Benefits and risks of screening tests
A wide range of screening tests are available. Some tests are considered to have a benefit, whereas the benefit of other tests is not so clear. We describe which criteria a screening test must fulfill for it to be worth having, explain important terms, and shed light on the scientific background.
Diagnostic tests are usually done to find out what is causing certain symptoms. Screening tests are different: they are done in people who do not feel ill. They aim to detect diseases at an early stage, before any symptoms become noticeable. This has the advantage of being able to treat the disease much earlier. However, treating a disease at an early stage only makes sense if it leads to a better health outcome than treating it at a later stage.
Another kind of screening is called opportunistic screening: this is where someone visits a doctor for a particular reason and, while they are there, they are offered an additional test, such as blood pressure measurement. In population-wide screening, everyone who fulfills the criteria for the test is invited to have a voluntary test. One example of this kind of screening in Germany is an x-ray examination of the breast (mammography) in women between the ages of 50 and 69, to screen for breast cancer.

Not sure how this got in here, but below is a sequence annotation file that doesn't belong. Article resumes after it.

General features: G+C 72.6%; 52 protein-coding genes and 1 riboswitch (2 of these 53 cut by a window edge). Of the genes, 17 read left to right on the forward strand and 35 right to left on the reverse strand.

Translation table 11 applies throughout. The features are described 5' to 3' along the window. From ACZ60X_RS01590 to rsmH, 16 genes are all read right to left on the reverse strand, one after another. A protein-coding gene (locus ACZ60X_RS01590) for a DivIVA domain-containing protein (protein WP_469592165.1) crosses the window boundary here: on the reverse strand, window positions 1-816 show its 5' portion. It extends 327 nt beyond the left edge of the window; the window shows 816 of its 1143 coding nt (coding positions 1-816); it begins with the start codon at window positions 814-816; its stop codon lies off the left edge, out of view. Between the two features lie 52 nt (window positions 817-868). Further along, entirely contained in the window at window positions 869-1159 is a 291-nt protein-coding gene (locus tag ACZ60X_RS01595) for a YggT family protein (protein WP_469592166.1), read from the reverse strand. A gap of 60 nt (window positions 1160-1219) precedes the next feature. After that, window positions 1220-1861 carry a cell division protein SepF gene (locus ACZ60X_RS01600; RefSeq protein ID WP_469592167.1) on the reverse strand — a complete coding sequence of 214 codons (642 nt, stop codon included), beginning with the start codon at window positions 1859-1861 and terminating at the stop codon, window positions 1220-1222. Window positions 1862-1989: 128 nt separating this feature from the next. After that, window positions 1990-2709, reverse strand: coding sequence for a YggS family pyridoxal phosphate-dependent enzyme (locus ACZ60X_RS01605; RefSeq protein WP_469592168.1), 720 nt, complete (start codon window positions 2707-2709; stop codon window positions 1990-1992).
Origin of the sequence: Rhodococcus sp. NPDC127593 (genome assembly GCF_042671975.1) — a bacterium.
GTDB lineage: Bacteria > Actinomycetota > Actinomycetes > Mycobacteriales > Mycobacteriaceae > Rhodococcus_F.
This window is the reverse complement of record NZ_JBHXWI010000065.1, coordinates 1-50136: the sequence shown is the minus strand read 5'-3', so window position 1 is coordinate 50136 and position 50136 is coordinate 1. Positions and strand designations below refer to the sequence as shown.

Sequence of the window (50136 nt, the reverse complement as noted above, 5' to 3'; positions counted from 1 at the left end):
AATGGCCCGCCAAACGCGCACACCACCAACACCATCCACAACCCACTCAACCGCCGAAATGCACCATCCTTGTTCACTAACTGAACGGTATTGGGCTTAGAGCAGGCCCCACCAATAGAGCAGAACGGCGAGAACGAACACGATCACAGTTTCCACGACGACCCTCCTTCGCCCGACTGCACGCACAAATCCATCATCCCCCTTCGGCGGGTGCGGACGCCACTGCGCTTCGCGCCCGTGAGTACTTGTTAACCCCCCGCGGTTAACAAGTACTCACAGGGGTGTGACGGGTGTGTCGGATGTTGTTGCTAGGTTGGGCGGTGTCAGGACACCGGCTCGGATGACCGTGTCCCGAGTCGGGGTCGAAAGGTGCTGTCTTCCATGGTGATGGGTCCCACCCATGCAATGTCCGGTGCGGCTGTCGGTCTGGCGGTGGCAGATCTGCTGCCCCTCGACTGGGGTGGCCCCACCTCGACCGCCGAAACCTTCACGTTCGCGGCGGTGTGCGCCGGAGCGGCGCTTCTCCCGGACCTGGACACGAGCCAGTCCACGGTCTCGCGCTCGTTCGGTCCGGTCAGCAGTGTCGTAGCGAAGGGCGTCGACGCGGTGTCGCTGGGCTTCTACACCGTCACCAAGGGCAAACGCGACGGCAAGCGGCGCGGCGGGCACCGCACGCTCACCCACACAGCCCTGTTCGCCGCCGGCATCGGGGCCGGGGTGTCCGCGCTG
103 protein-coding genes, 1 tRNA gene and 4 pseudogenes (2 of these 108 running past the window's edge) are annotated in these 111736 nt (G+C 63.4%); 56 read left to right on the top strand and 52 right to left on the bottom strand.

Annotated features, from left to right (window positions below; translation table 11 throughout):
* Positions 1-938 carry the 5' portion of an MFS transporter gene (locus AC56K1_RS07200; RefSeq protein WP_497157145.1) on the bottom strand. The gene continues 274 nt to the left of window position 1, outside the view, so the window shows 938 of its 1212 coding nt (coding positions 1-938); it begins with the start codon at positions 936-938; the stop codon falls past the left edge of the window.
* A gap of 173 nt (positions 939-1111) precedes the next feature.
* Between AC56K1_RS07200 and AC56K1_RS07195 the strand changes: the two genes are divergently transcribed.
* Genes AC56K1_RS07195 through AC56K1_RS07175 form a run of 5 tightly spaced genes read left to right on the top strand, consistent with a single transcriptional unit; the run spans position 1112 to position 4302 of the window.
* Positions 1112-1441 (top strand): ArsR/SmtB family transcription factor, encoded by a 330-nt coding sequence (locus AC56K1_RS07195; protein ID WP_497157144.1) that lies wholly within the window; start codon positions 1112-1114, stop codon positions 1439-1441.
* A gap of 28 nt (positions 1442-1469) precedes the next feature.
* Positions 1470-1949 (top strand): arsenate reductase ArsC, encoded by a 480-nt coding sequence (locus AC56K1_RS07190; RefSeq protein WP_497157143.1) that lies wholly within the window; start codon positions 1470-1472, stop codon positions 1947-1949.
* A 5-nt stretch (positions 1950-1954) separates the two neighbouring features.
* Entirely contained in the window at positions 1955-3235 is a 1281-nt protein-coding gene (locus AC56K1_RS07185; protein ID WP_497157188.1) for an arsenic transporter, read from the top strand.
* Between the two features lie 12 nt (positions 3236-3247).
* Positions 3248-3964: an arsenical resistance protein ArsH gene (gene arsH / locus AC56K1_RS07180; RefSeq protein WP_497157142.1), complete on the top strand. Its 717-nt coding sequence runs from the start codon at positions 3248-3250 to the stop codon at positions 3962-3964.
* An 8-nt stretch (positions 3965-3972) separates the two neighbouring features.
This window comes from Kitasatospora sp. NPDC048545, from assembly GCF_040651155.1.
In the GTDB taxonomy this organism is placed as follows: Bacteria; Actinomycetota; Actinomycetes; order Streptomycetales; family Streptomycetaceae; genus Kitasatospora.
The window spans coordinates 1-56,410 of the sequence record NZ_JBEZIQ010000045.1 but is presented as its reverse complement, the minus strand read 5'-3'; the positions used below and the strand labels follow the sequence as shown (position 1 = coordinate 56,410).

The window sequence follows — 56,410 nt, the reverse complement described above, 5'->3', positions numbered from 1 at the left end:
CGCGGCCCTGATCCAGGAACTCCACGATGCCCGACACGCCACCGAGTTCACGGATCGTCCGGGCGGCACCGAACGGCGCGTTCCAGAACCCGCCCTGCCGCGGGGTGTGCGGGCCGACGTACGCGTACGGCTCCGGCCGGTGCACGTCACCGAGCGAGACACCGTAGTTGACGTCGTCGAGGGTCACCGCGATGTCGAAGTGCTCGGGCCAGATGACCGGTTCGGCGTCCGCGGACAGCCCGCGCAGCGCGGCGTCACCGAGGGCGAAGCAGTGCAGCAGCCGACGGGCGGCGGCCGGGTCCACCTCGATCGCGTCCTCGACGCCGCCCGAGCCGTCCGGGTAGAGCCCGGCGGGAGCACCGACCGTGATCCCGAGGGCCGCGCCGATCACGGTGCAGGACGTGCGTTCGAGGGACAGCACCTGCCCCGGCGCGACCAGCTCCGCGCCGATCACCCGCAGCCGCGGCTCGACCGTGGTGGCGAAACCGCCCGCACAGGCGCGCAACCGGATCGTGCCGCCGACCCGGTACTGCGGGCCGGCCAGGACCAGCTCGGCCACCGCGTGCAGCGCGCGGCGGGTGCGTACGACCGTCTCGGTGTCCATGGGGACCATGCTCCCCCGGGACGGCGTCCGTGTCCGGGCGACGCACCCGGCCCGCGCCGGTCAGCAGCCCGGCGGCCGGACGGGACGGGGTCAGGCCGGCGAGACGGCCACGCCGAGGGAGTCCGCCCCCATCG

The medical tests used for screening purposes are often not suitable for making a final diagnosis. Instead, many tests are used to detect any abnormalities first, which are then looked at more closely in other tests. This is the case for stool tests done in bowel cancer screening, for example. The stool tests look for occult (hidden) blood in a person’s stool, which could be a sign of bowel cancer. If the test results are abnormal, the bowel is examined closely with an endoscope. This is the only way to find out whether the traces of blood are indeed being caused by cancer, or by a non-cancerous condition such as hemorrhoids or an inflammation of the lining of the bowel.
Screening tests are not always done to look for a disease. Some screening tests aim to detect risk factors for certain diseases. In Germany, members of statutory health insurance funds who are aged 35 and over are entitled to a general check-up called the “Gesundheits-Check-up,” for example. This includes a blood and urine test, as well as other things. The findings are not always clear. They sometimes lie in a gray area between normal and abnormal results.